Photo Caption: At the last formal APA Legislative Day in 2011, medical interpretation was a primary issue to lobby. Photo credit: Dean Wong.
On Feb. 19, Olympia lawmakers will have to take a moment from budget crunching and bill-writing to hear the unified voices of API communities from across the state.
A thousand expected Asian and Pacific Americans (APAs) — some busing from all the way across the state — will unite in the state capitol to voice shared concerns.
Every year, the Asian Pacific Islander Coalition (APIC) organizes a statewide APA Legislative Day in Olympia, Wash., to lobby state legislators.
APIC, which has chapters in King, Pierce, Snohomish, Yakima, Spokane counties, South Puget Sound and Southwest Washington, formed in 1996 to counter anti-immigrant provisions in the Welfare Reform Act of 1996. Its first Legislative Day in 1996 attempted to counter the gaps left by the act. The annual Legislative Day is now endorsed by more than 100 APA organizations across the state.
While many of the issues remain the same from year to year, the coalition is particularly focused on health care and language barriers this year. According to Diane Narasaki, the chair of the King County chapter of the APIC and executive director of Asian Counseling and Referral Service, some of these issues include the proposed elimination of the State Food Assistance program, closing the racial disparities gap in K-12 education and pushing the proposed Voting Rights Act into law to improve political representation in communities of color.
“These are issues that are statewide,” said Lua Pritchard, chair of the Pierce County chapter of APIC. “These are the same issues we carry every single year. We have to talk about them … because if we don’t, [the legislators] just do whatever they want.”
After busing from as far away as Spokane and Yakima, more than 1,000 participants are expected to meet at the State Capitol Building for a rally at 10:45 a.m. Afterward, they will visit the legislators from their respective districts from 11:30 a.m. to 1:45 p.m.
Other issues participants will rally for include employment-training programs for limited English speakers, addressing language barriers to home care aide certification, as well as language barriers to accessing affordable coverage options through the health insurance exchange, which will come into effect under the Affordable Care Act in January 2014.
Pritchard said the group has been very pleased with how the legislators and the governor have taken their requests in the past. “We’re very much supported by many of our colleagues who also go to Olympia and advocate for many of the issues,” Pritchard said.
Pritchard said APIC is unique because it’s the only group that specifically represents immigrants and refugees, who are often forgotten and are the primary recipients of services like the State Food Assistance program. The program provides important nutrition assistance to lawfully residing immigrants who don’t qualify for federally funded food stamps, according to the Children’s Alliance. Last year, food benefits were cut by 50 percent for more than 13,000 beneficiaries throughout Washington.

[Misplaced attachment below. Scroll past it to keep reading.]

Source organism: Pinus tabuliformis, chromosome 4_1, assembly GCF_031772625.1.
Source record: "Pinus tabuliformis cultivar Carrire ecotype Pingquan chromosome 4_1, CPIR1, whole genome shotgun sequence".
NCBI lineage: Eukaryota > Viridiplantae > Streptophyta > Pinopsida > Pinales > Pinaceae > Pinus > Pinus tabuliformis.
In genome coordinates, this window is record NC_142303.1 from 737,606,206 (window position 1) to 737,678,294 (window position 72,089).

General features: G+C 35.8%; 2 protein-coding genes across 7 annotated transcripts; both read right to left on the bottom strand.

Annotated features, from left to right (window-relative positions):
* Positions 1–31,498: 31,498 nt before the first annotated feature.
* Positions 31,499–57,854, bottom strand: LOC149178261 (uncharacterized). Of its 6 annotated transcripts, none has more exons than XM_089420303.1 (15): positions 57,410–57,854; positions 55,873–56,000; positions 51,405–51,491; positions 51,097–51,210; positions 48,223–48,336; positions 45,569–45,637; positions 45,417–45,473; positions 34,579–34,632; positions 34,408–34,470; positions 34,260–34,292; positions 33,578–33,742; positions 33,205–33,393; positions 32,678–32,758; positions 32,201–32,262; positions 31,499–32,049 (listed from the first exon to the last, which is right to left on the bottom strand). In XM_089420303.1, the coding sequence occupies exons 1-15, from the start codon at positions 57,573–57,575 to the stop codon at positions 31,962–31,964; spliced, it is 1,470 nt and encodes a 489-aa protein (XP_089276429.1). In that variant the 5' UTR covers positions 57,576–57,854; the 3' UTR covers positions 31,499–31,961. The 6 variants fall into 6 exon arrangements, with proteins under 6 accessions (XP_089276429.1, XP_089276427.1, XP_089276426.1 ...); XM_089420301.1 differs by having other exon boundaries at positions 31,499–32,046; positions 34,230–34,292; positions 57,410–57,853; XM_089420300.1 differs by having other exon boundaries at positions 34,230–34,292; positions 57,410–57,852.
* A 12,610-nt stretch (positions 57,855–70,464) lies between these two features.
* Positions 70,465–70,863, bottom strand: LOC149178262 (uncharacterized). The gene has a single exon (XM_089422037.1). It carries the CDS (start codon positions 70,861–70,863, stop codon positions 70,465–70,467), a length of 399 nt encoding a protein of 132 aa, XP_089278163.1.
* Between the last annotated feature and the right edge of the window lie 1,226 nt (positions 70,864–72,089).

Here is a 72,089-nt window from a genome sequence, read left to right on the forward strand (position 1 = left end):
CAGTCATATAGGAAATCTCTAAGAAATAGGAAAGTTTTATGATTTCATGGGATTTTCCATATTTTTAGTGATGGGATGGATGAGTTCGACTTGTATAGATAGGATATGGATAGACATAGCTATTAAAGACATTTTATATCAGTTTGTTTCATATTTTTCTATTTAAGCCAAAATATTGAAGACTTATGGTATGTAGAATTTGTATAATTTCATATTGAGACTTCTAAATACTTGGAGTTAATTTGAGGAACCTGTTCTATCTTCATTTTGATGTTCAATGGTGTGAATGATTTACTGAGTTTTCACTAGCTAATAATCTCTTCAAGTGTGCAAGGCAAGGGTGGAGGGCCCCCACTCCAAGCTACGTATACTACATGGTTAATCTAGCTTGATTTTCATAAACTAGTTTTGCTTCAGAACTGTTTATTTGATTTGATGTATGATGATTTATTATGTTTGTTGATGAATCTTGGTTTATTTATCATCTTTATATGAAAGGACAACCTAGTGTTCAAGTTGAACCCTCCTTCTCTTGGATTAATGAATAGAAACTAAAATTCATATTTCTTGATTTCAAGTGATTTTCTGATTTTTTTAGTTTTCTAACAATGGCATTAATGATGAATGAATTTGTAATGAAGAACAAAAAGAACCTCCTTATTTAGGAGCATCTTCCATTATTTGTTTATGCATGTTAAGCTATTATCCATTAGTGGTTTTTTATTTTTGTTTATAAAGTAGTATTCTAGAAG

APIC will also be looking at capital budget requests — though their eyes remain on health care for API communities. Another project APIC will be supporting is state capital funding for a new International Community Health Services (ICHS) clinic in Shoreline.
The new medical and dental clinic, scheduled to open in 2014, will be the first community health center in Shoreline. Ron Chew, ICHS foundation director, said the new clinic is a milestone both for Shoreline and ICHS.
“We’re mostly based in Seattle,” Chew said. “By moving up to Shoreline, it’s going to make us a truly regional center.”
The new clinic hopes to serve the large API population in Shoreline and North King County.
Chew said the timing is “perfect” because the Affordable Care Act is going into effect in 2014, — the year the Shoreline clinic hopes to open — and the state is hoping for more Medicald enrollees and Washingonians who can access affordable health coverage. He said more coverage options will expand the need for primary care clinics like the one in Shoreline.
“In this coming legislation session, health care is really going to be one of the priorities. … There’s a growing awareness that people need to be brought into the (health care) system,” Chew said.
ICHS hopes the Legislature will be responsive to requests to cover a portion of the clinic’s construction costs. The new clinic construction will total $12.8 million. Capital fundraising for the new clinic began in November, and Chew said about $250,000 in donation pledges have been collected. The project also has support from Shoreline Mayor Keith McGlashan and Rep. Cindy Ryu, Rep. Ruth Kagi and Sen. Maralyn Chase.
According to Narasaki, this event is typically the largest pan-Asian Pacific American legislative advocacy event in the nation. But it’s only one day.
What’s needed, Chew added, is grassroots efforts and lobbying specific legislators over time.
“The lobbying day is only one small piece of a larger effort,” he said.
Pritchard emphasized the importance of APIC’s effort being a statewide one in dealing with the Legislature. She said it’s significant for state lawmakers to hear from the actual people they serve.
“When you mobilize statewide, you get people from all over the state to speak up,” Pritchard said. “If you only come from one place, who’s going to listen from Spokane? Who’s going to listen from Snohomish? Who’s going to listen from Clark County? … They need to come out. There’s over 640,000 Asian Pacific Islander people in Washington. Where are they?”